Once his confidence is gained through his meticulous study of the New Testament, Luther's writings, in tandem with the printing press, give the peasants of Germany new freedom, and the princes an opportunity for financial gain. The peasant's war is depicted on screen in graphic detail, though the film does little to explain what is going on—nothing here fills in all the blanks, and it is assumed you have some knowledge of these events throughout. At the same time, the screenplay distracts the historically knowledgeable, glossing over some details, such as the princes' support for Luther not out of a pure desire for religious truth, but for personal gain and freedom from the financial constraints of the Catholic Church. Likewise, the peasants used Luther's writings as fuel for violent rebellion, distorting his teachings into justification for revenge. These issues are somewhat left behind, lost in the shuffle of a rushed second half.
Regardless of the film's hurried pace and lack of depth, it does an admirable job of finding the heart of the Reformation, bringing it to life through some impressive production design, cinematography, and performances from a worthy supporting cast. Alfred Molina makes a brief, yet memorable appearance as Johann Tetzel, the Pope's collector of indulgences. In his final role, Sir Peter Ustinov brings a sense of wisdom to Prince Friedrich der Weise. Claire Cox makes a rather hurried appearance as Luther's wife, Katharina. Herself a runaway nun, the gravity of this rebellious marriage is not felt in the film.
Visually extravagant and filled with impressive music, including some of Luther's own hymns, Till's Luther is technically proficient, but struggles to capture the complexity and scope of Luther and the Reformation. In a hurried ending that closes with a tidy text crawl, Luther comes to a halt, losing some of the depth and dimension such a film should have. Till's effort also fails to remind us of the Catholic Church's own positive reforms in light of the Reformation. There is more to be told. This is one of those rare instances where a film should be longer—Luther's important story, and the reforms that resulted, deserve it.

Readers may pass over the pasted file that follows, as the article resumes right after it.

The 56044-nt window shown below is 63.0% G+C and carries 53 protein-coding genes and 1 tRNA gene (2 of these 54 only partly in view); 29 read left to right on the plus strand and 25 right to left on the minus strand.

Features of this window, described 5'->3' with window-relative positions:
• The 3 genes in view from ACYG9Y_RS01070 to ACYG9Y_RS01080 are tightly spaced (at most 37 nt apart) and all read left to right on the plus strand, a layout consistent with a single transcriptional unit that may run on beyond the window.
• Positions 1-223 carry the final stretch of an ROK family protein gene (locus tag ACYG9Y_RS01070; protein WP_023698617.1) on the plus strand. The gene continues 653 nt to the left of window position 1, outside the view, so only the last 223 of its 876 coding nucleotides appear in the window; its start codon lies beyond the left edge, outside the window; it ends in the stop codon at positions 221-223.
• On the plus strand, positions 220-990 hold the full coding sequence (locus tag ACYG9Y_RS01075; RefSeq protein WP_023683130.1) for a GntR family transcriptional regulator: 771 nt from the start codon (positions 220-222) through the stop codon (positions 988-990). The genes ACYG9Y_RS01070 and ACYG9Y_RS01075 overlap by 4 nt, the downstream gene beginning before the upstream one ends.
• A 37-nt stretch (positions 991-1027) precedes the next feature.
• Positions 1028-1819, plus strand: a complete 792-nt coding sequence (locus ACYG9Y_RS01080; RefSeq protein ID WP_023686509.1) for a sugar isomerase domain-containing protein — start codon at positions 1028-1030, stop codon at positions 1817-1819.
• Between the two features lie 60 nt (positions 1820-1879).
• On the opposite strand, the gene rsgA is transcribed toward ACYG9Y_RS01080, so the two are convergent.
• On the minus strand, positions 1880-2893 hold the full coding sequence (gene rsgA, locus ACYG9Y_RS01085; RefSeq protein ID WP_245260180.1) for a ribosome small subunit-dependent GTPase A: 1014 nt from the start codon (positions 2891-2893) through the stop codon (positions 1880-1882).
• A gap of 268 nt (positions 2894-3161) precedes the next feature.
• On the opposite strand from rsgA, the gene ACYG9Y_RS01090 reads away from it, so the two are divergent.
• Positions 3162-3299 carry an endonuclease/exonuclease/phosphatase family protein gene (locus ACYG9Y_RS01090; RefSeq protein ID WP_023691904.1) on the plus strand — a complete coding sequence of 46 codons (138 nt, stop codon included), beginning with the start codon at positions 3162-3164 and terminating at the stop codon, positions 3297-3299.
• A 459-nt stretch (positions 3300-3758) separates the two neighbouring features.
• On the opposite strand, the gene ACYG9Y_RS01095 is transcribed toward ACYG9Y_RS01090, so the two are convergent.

Rating for Style: B+
Rating for Substance: B
Image Transfer Review: MGM's anamorphic transfer captures Robert Fraisse's memorable cinematography with great detail. Colors are bold and contrast is solid, which becomes useful during the film's moments of heavy shadow. Grain is minimal, and edge enhancement, or other digital issues, are nonexistent.
Image Transfer Grade: A
Audio Transfer Review: The Dolby 5.1 audio is more dynamic than I expected. Though the majority is front centered, focusing on the dialogue, the surrounds kick in to support the aural environment. Ambiance is well rendered during key scenes, such as the film's many crowd sequences. Richard Harvey's impressive choral-heavy score has a fine presence throughout the entire soundstage, and the LFE kicks in whenever horses make an appearance.
Audio Transfer Grade: A-
Disc ExtrasFull Motion menu with music
Scene Access with 20 cues and remote access
Subtitles/Captions in English, Spanish with remote access
1 Original Trailer(s)
Extras Review: Aside from the theatrical trailer, the only extras are a collection of interviews with cast members, each of which is broken down into brief portions:
Joseph Fiennes: The Central Idea of the Film, Playing Luther, Making Luther Modern, On Sir Peter Ustinov
Sir Peter Ustinov: Preparing for the Part, Thoughts on Martin Luther, Historical Accuracy, Acting with Joseph Fiennes
Claire Cox: The Part of Katharina, Relationship Between Luther & Katharina, Working with Joseph Fiennes
Alfred Molina: The Story of Luther, His Character Johann Tetzel, Preparing for the Role
Like the film, the content of these bits are constrained by short running times.
This is a missed opportunity to offer a more complete historical portrait of the Reformation.
Extras Grade: C-
Final CommentsEric Till's attempt at capturing the complexity of Luther's Reformation is technically sound, but struggles to find clarity and glosses over some important dimensions. This film needs room to breathe. Still, it remains an entertaining, informative, and relatively accurate look at these important events. MGM's disc is thin on the extras, but looks and sounds superb. I'm still going to recommended this one.